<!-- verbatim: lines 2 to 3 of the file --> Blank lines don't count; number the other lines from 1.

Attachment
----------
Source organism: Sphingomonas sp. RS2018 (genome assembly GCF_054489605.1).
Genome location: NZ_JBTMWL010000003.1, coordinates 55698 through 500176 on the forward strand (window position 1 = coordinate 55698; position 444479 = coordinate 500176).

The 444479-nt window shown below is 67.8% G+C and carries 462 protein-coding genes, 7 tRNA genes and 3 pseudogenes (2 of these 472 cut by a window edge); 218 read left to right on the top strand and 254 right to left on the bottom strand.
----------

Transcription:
Genome location: NZ_JBTMWL010000003.1, coordinates 55698 through 500176 on the forward strand (window position 1 = coordinate 55698; position 444479 = coordinate 500176).

The 444479-nt window shown below is 67.8% G+C and carries 462 protein-coding genes, 7 tRNA genes and 3 pseudogenes (2 of these 472 cut by a window edge); 218 read left to right on the top strand and 254 right to left on the bottom strand.